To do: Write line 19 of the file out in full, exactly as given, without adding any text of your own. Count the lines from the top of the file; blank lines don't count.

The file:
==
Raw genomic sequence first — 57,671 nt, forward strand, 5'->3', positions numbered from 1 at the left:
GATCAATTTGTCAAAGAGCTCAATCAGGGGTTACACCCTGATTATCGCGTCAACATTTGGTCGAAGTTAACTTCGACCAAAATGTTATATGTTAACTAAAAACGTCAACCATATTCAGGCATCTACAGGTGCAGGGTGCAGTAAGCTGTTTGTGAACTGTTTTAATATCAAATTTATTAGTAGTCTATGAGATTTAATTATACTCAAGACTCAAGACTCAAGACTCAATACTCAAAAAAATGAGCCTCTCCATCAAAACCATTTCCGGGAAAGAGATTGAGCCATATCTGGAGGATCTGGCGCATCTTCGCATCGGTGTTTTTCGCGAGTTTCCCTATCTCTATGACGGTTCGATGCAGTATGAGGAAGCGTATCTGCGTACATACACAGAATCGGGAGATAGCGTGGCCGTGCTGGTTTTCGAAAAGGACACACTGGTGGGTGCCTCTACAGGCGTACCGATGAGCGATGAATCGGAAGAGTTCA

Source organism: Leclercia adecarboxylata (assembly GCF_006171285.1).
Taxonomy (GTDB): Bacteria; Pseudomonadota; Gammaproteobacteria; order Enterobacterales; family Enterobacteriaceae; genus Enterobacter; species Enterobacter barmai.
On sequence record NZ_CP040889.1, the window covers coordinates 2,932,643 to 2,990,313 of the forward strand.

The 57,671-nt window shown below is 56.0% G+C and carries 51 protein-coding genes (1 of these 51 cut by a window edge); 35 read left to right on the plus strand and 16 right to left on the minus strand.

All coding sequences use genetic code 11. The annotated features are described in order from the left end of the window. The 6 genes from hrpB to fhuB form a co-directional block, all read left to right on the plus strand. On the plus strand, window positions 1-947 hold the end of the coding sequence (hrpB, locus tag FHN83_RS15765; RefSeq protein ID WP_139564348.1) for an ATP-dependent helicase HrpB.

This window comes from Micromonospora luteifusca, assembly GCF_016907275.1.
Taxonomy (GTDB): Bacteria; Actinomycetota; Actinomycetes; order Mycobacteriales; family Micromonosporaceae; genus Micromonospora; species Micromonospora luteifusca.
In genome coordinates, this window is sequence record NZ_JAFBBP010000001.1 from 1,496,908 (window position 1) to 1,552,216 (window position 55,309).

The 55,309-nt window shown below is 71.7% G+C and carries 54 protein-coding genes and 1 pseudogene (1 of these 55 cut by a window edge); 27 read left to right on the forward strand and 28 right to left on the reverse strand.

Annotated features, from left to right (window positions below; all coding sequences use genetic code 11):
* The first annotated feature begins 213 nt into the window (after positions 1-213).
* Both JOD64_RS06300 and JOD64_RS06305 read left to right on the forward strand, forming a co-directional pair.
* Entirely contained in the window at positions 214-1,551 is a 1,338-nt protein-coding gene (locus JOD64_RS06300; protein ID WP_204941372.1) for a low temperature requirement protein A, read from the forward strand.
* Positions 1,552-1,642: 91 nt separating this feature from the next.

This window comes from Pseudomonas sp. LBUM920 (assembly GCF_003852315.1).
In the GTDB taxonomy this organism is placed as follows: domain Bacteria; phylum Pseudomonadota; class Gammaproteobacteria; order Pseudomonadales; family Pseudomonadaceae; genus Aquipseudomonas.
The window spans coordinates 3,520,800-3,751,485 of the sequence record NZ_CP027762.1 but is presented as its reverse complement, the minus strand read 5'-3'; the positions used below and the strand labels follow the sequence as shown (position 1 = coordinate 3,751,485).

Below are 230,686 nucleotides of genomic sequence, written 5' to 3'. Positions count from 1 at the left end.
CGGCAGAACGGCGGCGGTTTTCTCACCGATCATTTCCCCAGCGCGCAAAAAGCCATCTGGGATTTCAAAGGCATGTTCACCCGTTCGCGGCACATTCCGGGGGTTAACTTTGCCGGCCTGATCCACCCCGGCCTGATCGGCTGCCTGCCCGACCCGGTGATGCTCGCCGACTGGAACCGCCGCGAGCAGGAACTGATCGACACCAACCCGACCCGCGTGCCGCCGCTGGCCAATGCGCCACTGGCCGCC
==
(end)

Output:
The window spans coordinates 3,520,800-3,751,485 of the sequence record NZ_CP027762.1 but is presented as its reverse complement, the minus strand read 5'-3'; the positions used below and the strand labels follow the sequence as shown (position 1 = coordinate 3,751,485).